How a father and son’s side-gig turned into a successful local enterprise
Chris didn’t start his professional life thinking he’d become a professional window washer. His journey toward that career started much earlier, and it’s entirely thanks to his dad.
His father was a teacher in Cumberland County. Looking for ways to supplement his income, he started washing windows for local businesses. And when possible, he brought along his 12-year-old son Chris to help him, and not just for the extra help.
Chris’ dad wanted his son to learn a trade, understand the value of every dollar, and earn something he wanted to buy as opposed to just asking his parents to buy it for him.
“My first Nintendo, I had to work 10 Saturdays to save up and buy it,” Chris says.
As he got older, Chris pursued other avenues for education and work training. He first went to East Carolina University, then he returned home and drove a forklift at a factory. On his days off, Chris would do what his father did before: clean windows on the side.
Eventually, the window-washing business earned more money than his factory job did. In 2003, Chris stepped into his father’s shoes and founded NC Window Cleaning. This second-generation window washer had grown up in Fayetteville helping his dad, and now he was fulfilling the same service for commercial clients.
“There’s a lot of storefronts in Fayetteville I’ve cleaned continually through the years,” he said. “There are storefronts that I clean now that I’ve been cleaning since they were Blockbusters!”
Chris’s business has changed, too. It has expanded to include residential customers. (Chris has been around long enough, he’s cleaned the same homes for multiple tenants who owned it at different times.) The company has added additional cleaning services for gutters, roofs, siding, and walkways such as driveways, sidewalks, and patios.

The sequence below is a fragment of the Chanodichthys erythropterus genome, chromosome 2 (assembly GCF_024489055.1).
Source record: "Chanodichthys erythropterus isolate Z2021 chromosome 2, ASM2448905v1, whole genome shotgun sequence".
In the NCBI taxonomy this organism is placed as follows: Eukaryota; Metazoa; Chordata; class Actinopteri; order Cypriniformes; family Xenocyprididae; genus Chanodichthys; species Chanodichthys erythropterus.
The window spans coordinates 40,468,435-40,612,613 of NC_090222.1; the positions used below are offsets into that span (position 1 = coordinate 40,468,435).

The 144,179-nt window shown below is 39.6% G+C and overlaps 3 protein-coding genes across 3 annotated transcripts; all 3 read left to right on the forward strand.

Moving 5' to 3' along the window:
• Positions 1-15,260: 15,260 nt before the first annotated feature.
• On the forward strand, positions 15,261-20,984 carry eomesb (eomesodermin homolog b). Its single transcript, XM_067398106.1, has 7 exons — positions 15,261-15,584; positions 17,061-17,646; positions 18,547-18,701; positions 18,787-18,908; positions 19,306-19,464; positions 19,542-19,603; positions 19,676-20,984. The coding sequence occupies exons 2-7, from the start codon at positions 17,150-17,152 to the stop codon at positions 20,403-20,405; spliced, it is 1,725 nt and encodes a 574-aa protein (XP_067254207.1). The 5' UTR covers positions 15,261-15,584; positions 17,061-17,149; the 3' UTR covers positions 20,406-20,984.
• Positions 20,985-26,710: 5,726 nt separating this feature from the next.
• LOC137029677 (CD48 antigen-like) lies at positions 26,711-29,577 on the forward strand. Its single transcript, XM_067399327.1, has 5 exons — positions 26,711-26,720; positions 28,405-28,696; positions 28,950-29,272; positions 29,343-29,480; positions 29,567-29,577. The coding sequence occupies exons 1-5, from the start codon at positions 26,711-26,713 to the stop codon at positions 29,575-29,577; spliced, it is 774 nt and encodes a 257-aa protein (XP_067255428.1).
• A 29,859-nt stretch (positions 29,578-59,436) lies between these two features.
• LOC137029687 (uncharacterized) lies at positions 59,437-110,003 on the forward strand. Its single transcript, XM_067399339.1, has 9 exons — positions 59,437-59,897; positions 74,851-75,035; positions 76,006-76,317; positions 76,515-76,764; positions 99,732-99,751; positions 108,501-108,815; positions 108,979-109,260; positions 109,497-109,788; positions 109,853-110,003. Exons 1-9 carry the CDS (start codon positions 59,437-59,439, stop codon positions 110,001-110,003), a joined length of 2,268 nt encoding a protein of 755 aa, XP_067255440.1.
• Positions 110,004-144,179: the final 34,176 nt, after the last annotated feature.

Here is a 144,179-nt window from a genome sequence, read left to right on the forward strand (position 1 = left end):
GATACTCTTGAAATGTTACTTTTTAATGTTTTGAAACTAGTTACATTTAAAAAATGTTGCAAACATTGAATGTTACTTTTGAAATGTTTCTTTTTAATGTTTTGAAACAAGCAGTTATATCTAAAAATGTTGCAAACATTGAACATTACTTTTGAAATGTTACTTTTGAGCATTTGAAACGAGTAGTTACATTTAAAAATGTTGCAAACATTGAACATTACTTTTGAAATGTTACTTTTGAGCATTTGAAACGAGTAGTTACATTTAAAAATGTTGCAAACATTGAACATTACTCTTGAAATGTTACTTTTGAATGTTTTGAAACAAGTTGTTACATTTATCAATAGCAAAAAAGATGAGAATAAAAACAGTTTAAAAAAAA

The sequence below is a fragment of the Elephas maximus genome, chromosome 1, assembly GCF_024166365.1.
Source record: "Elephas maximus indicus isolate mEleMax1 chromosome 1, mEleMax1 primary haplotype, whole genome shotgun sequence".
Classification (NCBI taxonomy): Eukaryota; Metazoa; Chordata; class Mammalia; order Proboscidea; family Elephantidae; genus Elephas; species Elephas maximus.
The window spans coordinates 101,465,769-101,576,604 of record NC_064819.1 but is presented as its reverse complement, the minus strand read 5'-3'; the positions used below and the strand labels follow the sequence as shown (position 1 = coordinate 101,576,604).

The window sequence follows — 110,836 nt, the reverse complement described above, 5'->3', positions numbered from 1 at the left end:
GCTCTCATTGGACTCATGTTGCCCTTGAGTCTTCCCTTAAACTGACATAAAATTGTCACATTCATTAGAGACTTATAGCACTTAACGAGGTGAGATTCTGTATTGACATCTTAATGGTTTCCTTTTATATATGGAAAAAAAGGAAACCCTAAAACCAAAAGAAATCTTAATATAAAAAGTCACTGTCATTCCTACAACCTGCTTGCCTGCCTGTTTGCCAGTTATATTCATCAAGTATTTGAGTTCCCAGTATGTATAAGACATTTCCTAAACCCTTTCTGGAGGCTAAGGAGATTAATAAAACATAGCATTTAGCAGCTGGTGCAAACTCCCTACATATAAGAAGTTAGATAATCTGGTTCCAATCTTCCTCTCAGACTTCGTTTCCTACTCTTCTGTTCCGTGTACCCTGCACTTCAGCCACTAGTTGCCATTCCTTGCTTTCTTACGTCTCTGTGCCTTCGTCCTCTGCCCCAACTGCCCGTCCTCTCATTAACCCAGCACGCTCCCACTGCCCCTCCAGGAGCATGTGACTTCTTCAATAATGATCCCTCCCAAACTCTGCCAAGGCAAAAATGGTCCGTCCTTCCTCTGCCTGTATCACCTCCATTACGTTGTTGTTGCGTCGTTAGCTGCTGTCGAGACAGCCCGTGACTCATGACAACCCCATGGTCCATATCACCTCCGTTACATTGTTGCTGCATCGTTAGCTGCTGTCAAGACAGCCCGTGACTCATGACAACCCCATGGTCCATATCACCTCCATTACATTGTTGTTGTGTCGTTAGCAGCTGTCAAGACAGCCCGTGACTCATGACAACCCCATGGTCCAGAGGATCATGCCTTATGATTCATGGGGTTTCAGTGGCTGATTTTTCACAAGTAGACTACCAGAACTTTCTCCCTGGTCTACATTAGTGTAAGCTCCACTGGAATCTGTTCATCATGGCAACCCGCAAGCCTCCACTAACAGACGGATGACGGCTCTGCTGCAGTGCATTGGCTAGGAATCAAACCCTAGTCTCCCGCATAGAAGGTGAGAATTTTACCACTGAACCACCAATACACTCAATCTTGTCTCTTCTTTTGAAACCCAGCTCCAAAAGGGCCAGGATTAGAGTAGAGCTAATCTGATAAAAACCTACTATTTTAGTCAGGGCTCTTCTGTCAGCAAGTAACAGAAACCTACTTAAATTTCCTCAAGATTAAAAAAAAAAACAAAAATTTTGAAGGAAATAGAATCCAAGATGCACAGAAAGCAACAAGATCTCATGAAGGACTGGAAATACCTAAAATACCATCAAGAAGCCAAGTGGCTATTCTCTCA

Chris has also invested in the company itself, ensuring it has the latest technology and knowledge to do the best job possible. That’s why NC Window Cleaning now has three trailers, two of which are for hot, power-washing jobs and the third for soft washing services.
What’s the difference? Soft washing is a low-pressure, high-water-volume service perfect for cleaning roofs because it won’t damage the shingles in the process. NC Window Cleaning’s trailer for this job uses as much as 11 gallons per minute. (When they say “high volume,” they mean it.)
The company also invested in equipment to help them correctly combine chemicals for particular jobs. For customers, they can rest assured that the best chemicals are being applied and don’t pose a danger to either their buildings or to the nearby vegetation. For Chris’s team, they don’t have to calculate the number of gallons to use per job as they’re on the site.
These investments have also provided the company another advantage: it provides added value to clients who at first are skeptical about why they couldn’t just do the job themselves, either by renting a pressure-washer or by buying a bottle of household cleaner.
Chris’s team has equipment that most people don’t have access to (or the will to pay for). The company understands how various chemicals and water pressures interact with particular surfaces. And professional cleaning jobs are simply a more convenient option for people who could devote that time to something else.
“When I go in [to a business] and I get a manager in front of me, they say ‘I can get my employees to clean their windows,’” says Chris. “I tell them, ‘Yes, but you can hire me to do it in half the time, leaving them to deal with customers.”
Chris’ team has been providing that convenience to their customers for the better part of two decades. It also incorporates the value of hard work he learned from his dad during all those weekends cleaning windows at the local Chick-fil-A, Blockbuster, and other businesses.
Chris may have learned the value of a dollar, but there was another reason window washing became a lifelong pursuit.
“It was a way for me and my dad to spend time together,” he says. “It was something special.”
It still is.